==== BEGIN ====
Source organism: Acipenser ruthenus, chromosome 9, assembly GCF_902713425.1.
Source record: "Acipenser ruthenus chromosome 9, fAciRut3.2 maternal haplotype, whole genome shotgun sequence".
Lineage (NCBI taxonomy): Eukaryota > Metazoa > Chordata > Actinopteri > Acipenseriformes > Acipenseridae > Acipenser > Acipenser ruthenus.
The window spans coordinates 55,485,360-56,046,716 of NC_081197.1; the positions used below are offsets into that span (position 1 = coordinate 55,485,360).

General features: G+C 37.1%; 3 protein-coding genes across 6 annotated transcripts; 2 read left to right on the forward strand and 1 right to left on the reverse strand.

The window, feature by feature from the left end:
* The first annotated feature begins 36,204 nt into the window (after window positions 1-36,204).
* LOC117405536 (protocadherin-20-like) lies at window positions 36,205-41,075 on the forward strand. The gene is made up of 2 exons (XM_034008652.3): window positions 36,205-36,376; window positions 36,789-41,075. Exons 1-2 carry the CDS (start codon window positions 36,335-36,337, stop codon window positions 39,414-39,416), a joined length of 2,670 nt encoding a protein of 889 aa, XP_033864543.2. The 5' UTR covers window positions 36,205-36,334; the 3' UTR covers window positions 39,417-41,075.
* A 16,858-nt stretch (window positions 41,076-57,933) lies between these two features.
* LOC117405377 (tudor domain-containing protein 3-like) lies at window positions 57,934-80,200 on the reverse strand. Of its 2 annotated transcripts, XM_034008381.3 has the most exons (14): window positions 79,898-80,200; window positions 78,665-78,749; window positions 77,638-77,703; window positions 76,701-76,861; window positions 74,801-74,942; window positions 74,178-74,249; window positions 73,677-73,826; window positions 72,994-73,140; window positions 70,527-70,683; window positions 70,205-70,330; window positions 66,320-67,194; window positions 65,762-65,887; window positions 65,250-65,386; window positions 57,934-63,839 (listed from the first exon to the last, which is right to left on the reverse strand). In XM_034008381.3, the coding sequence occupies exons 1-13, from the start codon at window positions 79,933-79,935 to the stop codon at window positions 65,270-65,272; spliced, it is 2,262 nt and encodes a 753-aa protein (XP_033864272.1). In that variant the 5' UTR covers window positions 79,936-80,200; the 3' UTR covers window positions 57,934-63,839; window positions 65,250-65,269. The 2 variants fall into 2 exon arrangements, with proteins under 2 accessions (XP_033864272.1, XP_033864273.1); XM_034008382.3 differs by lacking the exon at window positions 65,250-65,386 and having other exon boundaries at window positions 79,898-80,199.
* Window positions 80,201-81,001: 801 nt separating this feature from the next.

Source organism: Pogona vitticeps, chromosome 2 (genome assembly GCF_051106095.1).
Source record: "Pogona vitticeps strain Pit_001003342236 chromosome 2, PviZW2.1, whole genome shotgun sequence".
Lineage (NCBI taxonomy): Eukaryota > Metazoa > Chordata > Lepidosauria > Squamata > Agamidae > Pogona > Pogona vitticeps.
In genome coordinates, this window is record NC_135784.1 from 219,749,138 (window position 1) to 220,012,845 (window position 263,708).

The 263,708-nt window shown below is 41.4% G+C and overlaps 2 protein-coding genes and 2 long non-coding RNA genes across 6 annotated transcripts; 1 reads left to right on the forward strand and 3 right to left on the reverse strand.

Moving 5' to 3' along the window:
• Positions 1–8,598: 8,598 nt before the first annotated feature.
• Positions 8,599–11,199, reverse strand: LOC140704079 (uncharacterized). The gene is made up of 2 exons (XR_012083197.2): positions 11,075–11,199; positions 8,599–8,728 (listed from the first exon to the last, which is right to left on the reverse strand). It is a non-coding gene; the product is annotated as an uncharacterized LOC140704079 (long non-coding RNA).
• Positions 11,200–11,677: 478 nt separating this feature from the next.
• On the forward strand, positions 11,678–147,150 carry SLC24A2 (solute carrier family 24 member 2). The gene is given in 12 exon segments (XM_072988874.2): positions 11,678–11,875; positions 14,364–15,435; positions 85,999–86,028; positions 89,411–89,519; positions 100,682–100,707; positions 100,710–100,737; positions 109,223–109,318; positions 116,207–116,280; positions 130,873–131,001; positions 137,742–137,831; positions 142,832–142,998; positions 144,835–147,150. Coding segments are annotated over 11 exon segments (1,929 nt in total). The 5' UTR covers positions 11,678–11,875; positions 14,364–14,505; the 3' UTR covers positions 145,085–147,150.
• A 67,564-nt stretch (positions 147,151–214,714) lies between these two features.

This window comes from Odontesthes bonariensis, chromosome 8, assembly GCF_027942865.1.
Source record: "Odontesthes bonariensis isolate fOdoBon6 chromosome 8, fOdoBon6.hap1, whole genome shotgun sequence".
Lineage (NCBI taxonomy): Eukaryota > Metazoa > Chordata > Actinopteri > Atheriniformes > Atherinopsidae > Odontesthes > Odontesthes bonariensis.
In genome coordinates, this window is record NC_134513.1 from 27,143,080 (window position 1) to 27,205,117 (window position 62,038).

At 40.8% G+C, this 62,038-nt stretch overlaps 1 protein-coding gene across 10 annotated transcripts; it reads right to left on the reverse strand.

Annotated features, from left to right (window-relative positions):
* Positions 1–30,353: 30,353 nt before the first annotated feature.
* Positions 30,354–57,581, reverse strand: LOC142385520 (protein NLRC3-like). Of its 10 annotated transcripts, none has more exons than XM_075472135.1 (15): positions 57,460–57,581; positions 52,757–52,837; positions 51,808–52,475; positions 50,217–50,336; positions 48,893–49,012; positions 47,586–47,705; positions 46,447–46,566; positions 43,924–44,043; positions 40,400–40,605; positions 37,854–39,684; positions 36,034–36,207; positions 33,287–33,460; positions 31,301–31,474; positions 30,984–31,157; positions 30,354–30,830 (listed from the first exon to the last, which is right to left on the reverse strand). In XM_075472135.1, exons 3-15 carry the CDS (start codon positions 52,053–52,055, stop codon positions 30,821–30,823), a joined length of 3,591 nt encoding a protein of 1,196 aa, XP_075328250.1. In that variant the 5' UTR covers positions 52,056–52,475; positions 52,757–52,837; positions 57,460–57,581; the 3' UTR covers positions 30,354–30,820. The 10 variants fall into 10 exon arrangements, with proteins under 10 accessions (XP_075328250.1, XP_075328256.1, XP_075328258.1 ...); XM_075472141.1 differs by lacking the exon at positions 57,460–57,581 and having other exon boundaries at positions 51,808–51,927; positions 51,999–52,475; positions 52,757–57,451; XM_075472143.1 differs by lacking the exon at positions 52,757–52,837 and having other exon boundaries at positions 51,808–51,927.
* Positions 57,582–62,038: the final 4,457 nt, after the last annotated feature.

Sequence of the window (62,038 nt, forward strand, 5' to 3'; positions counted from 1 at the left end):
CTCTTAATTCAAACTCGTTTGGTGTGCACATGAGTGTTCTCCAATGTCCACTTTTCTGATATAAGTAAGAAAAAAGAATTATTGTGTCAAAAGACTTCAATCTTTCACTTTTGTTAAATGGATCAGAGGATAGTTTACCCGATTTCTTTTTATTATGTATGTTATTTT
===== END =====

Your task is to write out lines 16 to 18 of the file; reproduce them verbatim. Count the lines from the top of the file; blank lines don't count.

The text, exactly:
The 263,708-nt window shown below is 41.4% G+C and overlaps 2 protein-coding genes and 2 long non-coding RNA genes across 6 annotated transcripts; 1 reads left to right on the forward strand and 3 right to left on the reverse strand.

Moving 5' to 3' along the window:
• Positions 1–8,598: 8,598 nt before the first annotated feature.